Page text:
President Obama played his strongest card this weekend in the ongoing struggle over gun control legislation when he had one of the parents of the victims of the Newtown massacre deliver his weekly radio address. Francine Wheeler, the mother of one of the 1st-graders murdered at the Sandy Hook Elementary School in December delivered an impassioned plea for Americans to join in support of what she and the White House termed the president’s “common sense” proposals. The speech was both eloquent and deeply moving and, like the effects of some of the lobbying visits to members of the House and the Senate by the Newtown parents, obviously effective.

Suffice it to say that so long as the debate about guns is restricted to one between Ms. Wheeler and, say, Wayne LaPierre, the head of the National Rifle Association, gun rights advocates haven’t got much of a chance. There is no arguing with grief, especially when it is attached to rather amorphous rhetoric about the issue that simply implores Congress to “do something” about guns.

This is a fact that hasn’t escaped the attention of those who are seeking to oppose the president or even the bipartisan compromise proposal put forward by pro-gun senators Joe Manchin and Pat Toomey, but there is no use complaining about it. The Newtown parents have a right to speak out on this issue and you can’t blame the media for giving them outsized coverage. But those who believe they can count on this factor cowing the NRA or even more moderate opponents of infringements on the Second Amendment into submission should not overestimate the impact that the pure emotion generated by the relatives of the victims will have in the long run. Such passion is powerful but it is not a substitute for reason. Nor can it be sustained indefinitely. That is why people like Senator Chris Murphy of Connecticut, who is puffed in a column this weekend by the New York Times‘s Maureen Dowd saying his goal is to “disenfranchise the N.R.A.,” are not going to succeed.

Sympathy is a powerful motivating factor in any political discussion and the value of the Newtown victims to the anti-gun forces is that it puts their arguments in a context that cannot be directly refuted. The families of the victims, like the survivors of any horrific event, are, by definition, above reproach and must be heard in respectful silence rather than be subjected to the usual and appropriate back and forth that is par for the course for those speaking on any contentious issue. The fact that they have generally couched their statements in a general manner rather than honing in on specifics and avoided lashing out in rage against groups that oppose gun control has only enhanced their appeal.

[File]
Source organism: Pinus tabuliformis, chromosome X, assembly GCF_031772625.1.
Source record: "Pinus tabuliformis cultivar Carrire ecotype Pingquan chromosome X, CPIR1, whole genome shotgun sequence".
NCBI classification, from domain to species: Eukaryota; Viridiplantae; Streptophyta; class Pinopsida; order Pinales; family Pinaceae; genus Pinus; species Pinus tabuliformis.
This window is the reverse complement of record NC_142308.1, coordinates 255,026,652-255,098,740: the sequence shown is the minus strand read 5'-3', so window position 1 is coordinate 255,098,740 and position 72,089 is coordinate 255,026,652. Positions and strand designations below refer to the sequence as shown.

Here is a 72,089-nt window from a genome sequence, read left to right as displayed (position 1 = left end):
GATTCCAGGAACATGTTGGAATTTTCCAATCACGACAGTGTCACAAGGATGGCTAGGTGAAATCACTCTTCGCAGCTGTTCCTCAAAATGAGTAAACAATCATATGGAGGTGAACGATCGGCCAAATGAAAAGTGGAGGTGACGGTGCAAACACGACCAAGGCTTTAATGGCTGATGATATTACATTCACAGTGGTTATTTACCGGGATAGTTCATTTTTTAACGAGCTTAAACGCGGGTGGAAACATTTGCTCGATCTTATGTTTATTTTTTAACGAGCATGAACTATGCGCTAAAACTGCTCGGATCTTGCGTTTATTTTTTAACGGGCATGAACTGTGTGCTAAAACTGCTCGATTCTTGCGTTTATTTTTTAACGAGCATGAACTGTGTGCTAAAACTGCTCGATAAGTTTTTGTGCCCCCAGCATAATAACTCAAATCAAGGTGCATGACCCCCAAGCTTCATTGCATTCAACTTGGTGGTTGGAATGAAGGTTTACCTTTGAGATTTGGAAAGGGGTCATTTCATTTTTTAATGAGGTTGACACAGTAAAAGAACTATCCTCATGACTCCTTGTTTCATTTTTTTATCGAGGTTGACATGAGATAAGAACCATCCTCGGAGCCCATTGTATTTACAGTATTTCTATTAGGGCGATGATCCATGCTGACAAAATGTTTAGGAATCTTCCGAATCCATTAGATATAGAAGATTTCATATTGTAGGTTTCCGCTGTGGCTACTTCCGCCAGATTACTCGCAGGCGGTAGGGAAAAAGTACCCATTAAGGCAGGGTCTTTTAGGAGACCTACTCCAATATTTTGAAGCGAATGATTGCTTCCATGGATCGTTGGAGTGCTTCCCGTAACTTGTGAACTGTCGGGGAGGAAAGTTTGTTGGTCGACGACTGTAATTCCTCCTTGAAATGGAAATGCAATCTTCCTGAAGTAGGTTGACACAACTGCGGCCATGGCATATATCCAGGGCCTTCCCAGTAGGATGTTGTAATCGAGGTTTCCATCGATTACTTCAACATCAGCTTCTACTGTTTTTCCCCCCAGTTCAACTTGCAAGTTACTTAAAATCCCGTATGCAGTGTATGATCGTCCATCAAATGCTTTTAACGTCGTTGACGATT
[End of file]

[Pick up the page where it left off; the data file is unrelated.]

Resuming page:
The piece by the Times‘s queen of snark will be seized on by opponents of the Manchin-Toomey compromise as one more proof that what is at stake here is not just provisions like background checks at gun shows that can truly be characterized as “common sense” measures but just the first step toward a push toward infringing if not effectively annulling the Second Amendment. Murphy, whom Dowd tells us does not even allow his young children to play with toy guns, is not helping liberals persuade Americans that their long-term goal is not widespread restrictions on legal gun ownership.

This illustrates the left’s problem on guns. It can only succeed in advancing their agenda on guns so long as the bloody shirt of Newtown is being waved. When the tears subside and we catch our collective breath, allowing us to look clearly at what the president has proposed, what more and more Americans are seeing is that proposals about so-called assault weapons and ammunition magazines would do little or nothing to lower the volume of gun violence, let alone avoid another Newtown.

The point about the exploitation of the families of the victims in the gun debate is not that there is anything wrong about their statements, even if they were to inject themselves in an even more direct manner in the controversy. Rather, it is that ours is a system of laws not individuals or sentiment. The checks and balances inherent in the system serve to slow down the pace of legislation, which is something that, as Dowd writes, frustrates the Newtown families. But the genius of our constitutional system is that it is designed specifically to mute the voice of the crowd, especially when it is driven by by emotion such as that which liberals and the Newtown families are seeking to harness.

Public opinion is variable, but the Constitution is strong enough to survive even against the assault of liberal ideologues even when sympathetic victims back them. American democracy gives a fair hearing to those who feel their own experiences in tragedies enables them to speak with authority on the issues. But such feelings, no matter how rooted in tragedy or how much pity they compel across the board from their fellow citizens, cannot transform a weak argument about the law into a strong one. 

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